Thank you for the plant tips! I've never, ever tried live plants in a tank before, but I've always wanted to and I feel like this would be a great opportunity. (Besides which, I'd really like to be able to bring these fish back in September in a really healthy, sustainable environment-- anything that'll make it easier on them when they're back in the care of the school. I'm graduating this year so I won't actually be IN there, but I'm going to university very close by and my younger sister is still at the school, so I can definitely check up on them.)
How healthy they are has really impressed me, honestly. From what I can tell, their previous owner knew a thing or two about fish; he kept several tanks in his classroom before he retired, mostly with schooling species, and as far as I know this was the smallest tank of the lot. (The other tanks were given out to teachers-- I know one of my history teachers has several catfish on his hands now.) Despite the tank size, as far as I can tell they were raised in a very good environment with regular water changes and a varied diet.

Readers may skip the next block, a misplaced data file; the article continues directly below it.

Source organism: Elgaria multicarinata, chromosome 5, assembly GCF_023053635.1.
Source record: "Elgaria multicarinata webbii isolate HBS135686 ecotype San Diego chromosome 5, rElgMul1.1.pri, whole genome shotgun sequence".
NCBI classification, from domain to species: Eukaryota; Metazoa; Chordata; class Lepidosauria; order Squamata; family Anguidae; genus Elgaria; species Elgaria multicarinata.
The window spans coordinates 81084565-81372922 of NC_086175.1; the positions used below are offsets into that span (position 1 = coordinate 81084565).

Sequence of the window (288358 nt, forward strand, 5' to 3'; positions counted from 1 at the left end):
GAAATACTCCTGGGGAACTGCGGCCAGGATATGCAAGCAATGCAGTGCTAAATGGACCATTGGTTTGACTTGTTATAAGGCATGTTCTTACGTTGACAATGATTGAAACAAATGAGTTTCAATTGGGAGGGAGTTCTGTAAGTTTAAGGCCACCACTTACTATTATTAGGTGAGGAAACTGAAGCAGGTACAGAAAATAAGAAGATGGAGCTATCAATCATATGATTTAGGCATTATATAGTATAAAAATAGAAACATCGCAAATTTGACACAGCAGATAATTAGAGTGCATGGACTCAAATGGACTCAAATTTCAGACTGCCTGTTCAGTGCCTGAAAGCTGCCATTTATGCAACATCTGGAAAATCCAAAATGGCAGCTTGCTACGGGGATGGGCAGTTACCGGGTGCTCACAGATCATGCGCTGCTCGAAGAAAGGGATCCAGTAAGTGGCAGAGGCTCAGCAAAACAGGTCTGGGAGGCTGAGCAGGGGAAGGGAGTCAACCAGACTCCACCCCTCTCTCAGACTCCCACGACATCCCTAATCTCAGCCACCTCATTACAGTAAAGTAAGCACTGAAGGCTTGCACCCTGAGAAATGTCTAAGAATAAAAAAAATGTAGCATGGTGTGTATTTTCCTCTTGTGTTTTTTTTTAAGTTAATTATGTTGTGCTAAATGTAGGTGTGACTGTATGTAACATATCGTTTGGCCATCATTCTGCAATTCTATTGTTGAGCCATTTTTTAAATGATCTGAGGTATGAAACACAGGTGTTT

My two cats are absolutely loving the new shinies I've brought home. The tank is right next to our piano, so when it's closed they'll jump up, lay down and watch the goldies swimming. This was Josh half an hour ago:
You can also see our younger tortoiseshell, Tish, on the floor in that last one (they're both rescues; she's a year younger). Josh has since fallen asleep on the piano. It's really cute.
Your cats are adorable watching the fish. Mine just get bored with them.